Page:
Lamentations 1

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Take a moment to read the entire chapter of Lamentations 1 before reading the devotional below.

We will be spending the next 5 days taking a look at the book of Lamentations as we get ready to enter the season of Lent. To read more background information about Lamentations, click here. As we read this book, most likely written by the prophet Jeremiah, we need to maintain a balance between corporate and personal application. Lamentations is an expression of communal grief, though there are ways that we can relate and understand it personally as well.

In chapter 1, I am struck by the tragic imagery of Jerusalem, in shambles after having left its glory days behind. When things are going well, it is hard to imagine what could happen to make it fall apart. And yet here we are sitting in grief with God’s people as sin has torn their world apart. Sobbing, betrayal, eerie silence, wandering, and a lack of comfort are some of the images in this chapter. While we may be tempted to do some finger pointing and blame Jerusalem for bringing this on itself, let’s sit with the pain instead. Sometimes it doesn’t matter how things went south, it just hurts that what was once so beautiful is now in ruins.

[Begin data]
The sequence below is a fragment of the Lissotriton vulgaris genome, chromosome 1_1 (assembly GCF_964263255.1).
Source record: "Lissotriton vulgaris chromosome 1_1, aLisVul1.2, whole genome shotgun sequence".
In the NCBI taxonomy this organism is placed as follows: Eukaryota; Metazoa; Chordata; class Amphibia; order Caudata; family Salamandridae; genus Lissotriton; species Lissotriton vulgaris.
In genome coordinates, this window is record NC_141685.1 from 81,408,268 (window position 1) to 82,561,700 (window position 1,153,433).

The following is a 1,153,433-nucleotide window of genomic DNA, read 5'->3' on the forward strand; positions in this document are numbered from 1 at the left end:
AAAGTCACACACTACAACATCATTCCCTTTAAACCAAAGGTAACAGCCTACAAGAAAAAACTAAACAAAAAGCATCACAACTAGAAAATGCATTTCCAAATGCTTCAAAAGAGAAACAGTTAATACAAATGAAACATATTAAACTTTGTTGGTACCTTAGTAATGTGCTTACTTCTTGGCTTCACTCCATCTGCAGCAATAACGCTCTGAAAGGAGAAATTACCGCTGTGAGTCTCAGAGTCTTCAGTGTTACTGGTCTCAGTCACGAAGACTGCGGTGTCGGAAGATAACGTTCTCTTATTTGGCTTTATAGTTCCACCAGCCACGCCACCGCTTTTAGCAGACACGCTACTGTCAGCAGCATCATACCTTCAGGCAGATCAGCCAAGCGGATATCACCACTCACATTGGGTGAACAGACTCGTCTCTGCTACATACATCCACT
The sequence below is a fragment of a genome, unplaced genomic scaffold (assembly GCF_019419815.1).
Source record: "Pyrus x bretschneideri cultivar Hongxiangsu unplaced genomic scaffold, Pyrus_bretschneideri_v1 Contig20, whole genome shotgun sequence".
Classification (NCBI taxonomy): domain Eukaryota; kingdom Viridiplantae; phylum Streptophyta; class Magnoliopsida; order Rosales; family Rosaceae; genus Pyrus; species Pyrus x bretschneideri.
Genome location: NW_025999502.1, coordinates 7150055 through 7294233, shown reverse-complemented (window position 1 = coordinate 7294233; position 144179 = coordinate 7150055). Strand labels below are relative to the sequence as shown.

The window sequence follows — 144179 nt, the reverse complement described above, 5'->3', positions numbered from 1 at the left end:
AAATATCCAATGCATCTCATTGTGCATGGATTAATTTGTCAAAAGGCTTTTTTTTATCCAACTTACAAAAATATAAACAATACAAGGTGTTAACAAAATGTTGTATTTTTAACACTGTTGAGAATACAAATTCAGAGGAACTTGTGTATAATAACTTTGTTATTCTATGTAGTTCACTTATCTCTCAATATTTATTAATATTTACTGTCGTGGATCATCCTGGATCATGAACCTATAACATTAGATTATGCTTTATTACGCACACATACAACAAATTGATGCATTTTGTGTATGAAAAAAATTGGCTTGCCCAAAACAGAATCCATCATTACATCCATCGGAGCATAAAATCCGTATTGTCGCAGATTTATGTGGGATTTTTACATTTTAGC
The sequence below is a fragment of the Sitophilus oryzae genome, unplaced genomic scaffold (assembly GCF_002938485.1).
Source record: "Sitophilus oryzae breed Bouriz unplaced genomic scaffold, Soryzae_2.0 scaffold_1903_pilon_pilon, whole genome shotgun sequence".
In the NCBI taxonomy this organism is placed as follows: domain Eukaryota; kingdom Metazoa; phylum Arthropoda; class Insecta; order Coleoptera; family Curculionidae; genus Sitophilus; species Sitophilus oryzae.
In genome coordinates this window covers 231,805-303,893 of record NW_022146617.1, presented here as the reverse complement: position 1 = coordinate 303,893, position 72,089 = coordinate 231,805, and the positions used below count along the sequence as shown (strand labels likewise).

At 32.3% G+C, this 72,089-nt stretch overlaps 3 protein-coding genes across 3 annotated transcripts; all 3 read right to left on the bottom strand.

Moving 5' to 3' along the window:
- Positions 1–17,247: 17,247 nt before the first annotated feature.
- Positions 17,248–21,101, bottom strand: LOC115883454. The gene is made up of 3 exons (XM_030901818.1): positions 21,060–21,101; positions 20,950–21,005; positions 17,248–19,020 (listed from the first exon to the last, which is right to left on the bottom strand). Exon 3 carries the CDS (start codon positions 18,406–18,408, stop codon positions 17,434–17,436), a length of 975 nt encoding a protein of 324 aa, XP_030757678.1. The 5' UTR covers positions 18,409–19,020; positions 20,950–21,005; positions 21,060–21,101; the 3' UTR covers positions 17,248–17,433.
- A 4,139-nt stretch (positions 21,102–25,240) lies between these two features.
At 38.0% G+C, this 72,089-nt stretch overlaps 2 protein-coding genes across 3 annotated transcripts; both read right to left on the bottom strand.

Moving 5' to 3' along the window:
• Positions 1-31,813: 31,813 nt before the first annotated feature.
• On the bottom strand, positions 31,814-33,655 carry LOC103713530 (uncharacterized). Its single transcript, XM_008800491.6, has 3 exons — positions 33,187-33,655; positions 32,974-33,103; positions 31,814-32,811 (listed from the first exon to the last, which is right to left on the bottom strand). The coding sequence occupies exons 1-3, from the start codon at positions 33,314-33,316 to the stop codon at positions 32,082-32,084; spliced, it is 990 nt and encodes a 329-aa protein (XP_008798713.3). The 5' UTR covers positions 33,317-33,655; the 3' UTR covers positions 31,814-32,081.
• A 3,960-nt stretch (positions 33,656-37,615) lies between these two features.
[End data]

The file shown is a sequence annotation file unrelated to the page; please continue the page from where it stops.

Here’s your freedom for today: it is important to grieve what has been lost. Maybe you have experienced situations that fell apart by your own doing, or maybe you’ve watched something vanish that you did everything you could to save. No matter where you place the blame, there is a grief that must be walked through in order to move forward. Healing is possible after tragedy and loss. It begins with an acknowledgement of the pain. There is no timeline for the grief process, and we all go through it in our own ways. God is with you, and he is not rushing you to feel better. Take your time, cry, wander, and feel every feeling you need to feel. Give yourself permission to not be okay for a little while.

One Reply to “Lamentations 1”

  1. Timely for me. As I age it seems as though I have allowed my life to be about grief and accepting it as a natural burden to be carried and endured.

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